Market ripe for boom in Gladstone tourism
AS THE Gladstone region struggles to pull itself out of the hole dug by the end of the construction boom, Deloitte Access Economics' latest Queensland business report has found one area that's ripe for the picking.
With a low Aussie dollar, which is expected to stay below 70 cents over the next five years, the report predicts tourism will pick up the slack and become a boom for the local economy.
International tourist arrivals across Queensland should grow by 5.7% per year and with changes to the Australia-China Air Services agreement, Queensland Deloitte Access partner Mark Ingham said we should see an increase in the number of Chinese tourists coming to our shores.
"They're after unique areas and currently in places like 1770 tourists are primarily domestic, which means you've got a new market that hasn't been targeted yet," Mr Ingham said.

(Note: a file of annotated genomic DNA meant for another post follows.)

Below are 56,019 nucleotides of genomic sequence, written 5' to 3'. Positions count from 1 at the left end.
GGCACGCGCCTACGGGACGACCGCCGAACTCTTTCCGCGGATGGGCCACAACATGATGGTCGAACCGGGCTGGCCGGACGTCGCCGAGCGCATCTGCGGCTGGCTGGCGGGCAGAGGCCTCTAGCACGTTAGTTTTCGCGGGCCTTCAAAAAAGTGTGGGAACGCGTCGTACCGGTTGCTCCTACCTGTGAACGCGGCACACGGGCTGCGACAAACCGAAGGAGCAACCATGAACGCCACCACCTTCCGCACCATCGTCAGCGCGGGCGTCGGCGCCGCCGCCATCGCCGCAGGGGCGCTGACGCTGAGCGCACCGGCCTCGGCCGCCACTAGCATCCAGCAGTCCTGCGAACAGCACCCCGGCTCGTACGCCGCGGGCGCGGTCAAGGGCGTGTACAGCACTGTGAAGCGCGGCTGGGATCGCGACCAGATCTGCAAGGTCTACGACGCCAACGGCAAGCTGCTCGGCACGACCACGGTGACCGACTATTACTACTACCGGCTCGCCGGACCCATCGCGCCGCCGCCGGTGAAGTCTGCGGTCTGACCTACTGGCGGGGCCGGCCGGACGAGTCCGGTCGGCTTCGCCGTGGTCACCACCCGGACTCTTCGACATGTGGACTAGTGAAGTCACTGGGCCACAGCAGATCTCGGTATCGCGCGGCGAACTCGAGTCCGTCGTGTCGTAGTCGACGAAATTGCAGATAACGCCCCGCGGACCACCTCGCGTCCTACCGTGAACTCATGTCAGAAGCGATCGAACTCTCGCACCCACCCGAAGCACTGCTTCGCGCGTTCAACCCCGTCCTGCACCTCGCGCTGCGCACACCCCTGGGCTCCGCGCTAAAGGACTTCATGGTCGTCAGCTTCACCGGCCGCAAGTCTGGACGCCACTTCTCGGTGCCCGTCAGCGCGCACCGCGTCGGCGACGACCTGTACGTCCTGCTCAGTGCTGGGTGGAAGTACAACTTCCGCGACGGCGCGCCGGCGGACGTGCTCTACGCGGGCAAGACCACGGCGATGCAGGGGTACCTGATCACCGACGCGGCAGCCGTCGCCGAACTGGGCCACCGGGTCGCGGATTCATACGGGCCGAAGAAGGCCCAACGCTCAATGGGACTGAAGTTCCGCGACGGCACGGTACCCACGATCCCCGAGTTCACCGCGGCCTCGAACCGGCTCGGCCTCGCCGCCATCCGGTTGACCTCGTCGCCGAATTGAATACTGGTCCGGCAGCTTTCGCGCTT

"The Chinese market is quite different because typically they don't travel in groups and are all about experience type tourism."
But the picture isn't entirely peachy.
Bruce Rhoades, who runs the island adventure tourism business 1770 Castaways, said changes to the "backpacker tax" slated for July this year will "shoot us in the foot".
As of July overseas workers will see the rate at which they're taxed jacked up from 19 cents on the dollar to 32.5 cents and to add insult to injury they will no longer be covered by the tax free threshold ($18,200).
"It won't be worth it for backpackers to come here which means our horticulture and small farm type businesses won't be able to get workers because they'll just go to New Zealand and Asia," Mr Rhoades said.
"If you're a backpacker it's just not going to be worth it to come here and work because once you take out food, accommodation and tax there won't be anything left."
Mr Rhoades said for the year his business had seen a 30% to 40% drop in the number of backpackers booking adventure holidays with him.
He said this worked out to be a loss of $350,000.
But with more adventure seeking Chinese tourists on their way, hopefully this will mean any negatives from the backpacker tax will be offset by this new and cashed-up tourist market.